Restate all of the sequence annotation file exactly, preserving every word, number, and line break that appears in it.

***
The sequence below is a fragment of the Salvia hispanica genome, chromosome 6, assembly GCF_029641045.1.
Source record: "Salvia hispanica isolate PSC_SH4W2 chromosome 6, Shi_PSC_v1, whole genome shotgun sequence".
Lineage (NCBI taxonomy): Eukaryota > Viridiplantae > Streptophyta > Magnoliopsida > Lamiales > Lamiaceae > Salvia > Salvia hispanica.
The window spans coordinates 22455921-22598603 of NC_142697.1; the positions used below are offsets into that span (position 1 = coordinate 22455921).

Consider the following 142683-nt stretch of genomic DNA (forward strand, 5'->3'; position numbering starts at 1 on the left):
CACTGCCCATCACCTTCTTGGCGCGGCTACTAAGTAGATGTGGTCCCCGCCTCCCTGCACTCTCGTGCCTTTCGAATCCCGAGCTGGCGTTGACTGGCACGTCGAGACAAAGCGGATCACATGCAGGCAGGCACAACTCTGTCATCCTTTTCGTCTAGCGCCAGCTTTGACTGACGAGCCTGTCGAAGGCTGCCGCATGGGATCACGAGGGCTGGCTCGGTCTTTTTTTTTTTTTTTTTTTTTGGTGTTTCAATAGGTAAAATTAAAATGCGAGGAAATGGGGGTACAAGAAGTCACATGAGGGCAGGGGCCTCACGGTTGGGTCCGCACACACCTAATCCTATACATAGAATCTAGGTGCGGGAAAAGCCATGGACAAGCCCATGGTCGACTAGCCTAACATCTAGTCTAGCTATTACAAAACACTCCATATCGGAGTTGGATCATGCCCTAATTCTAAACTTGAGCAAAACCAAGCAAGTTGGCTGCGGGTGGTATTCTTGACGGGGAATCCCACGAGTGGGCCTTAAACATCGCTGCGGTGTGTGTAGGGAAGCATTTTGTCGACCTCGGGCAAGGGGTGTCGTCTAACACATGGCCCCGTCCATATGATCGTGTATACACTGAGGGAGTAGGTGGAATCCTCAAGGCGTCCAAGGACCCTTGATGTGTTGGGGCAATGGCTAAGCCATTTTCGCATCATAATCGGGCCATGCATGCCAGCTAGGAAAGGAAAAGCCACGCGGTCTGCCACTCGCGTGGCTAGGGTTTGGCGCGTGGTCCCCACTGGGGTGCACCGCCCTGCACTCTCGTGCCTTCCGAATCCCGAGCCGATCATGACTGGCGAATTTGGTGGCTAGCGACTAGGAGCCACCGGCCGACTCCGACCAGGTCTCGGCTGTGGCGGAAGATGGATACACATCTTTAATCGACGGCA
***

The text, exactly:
The sequence below is a fragment of the Salvia hispanica genome, chromosome 6, assembly GCF_029641045.1.
Source record: "Salvia hispanica isolate PSC_SH4W2 chromosome 6, Shi_PSC_v1, whole genome shotgun sequence".
Lineage (NCBI taxonomy): Eukaryota > Viridiplantae > Streptophyta > Magnoliopsida > Lamiales > Lamiaceae > Salvia > Salvia hispanica.
The window spans coordinates 22455921-22598603 of NC_142697.1; the positions used below are offsets into that span (position 1 = coordinate 22455921).

Consider the following 142683-nt stretch of genomic DNA (forward strand, 5'->3'; position numbering starts at 1 on the left):
CACTGCCCATCACCTTCTTGGCGCGGCTACTAAGTAGATGTGGTCCCCGCCTCCCTGCACTCTCGTGCCTTTCGAATCCCGAGCTGGCGTTGACTGGCACGTCGAGACAAAGCGGATCACATGCAGGCAGGCACAACTCTGTCATCCTTTTCGTCTAGCGCCAGCTTTGACTGACGAGCCTGTCGAAGGCTGCCGCATGGGATCACGAGGGCTGGCTCGGTCTTTTTTTTTTTTTTTTTTTTTGGTGTTTCAATAGGTAAAATTAAAATGCGAGGAAATGGGGGTACAAGAAGTCACATGAGGGCAGGGGCCTCACGGTTGGGTCCGCACACACCTAATCCTATACATAGAATCTAGGTGCGGGAAAAGCCATGGACAAGCCCATGGTCGACTAGCCTAACATCTAGTCTAGCTATTACAAAACACTCCATATCGGAGTTGGATCATGCCCTAATTCTAAACTTGAGCAAAACCAAGCAAGTTGGCTGCGGGTGGTATTCTTGACGGGGAATCCCACGAGTGGGCCTTAAACATCGCTGCGGTGTGTGTAGGGAAGCATTTTGTCGACCTCGGGCAAGGGGTGTCGTCTAACACATGGCCCCGTCCATATGATCGTGTATACACTGAGGGAGTAGGTGGAATCCTCAAGGCGTCCAAGGACCCTTGATGTGTTGGGGCAATGGCTAAGCCATTTTCGCATCATAATCGGGCCATGCATGCCAGCTAGGAAAGGAAAAGCCACGCGGTCTGCCACTCGCGTGGCTAGGGTTTGGCGCGTGGTCCCCACTGGGGTGCACCGCCCTGCACTCTCGTGCCTTCCGAATCCCGAGCCGATCATGACTGGCGAATTTGGTGGCTAGCGACTAGGAGCCACCGGCCGACTCCGACCAGGTCTCGGCTGTGGCGGAAGATGGATACACATCTTTAATCGACGGCA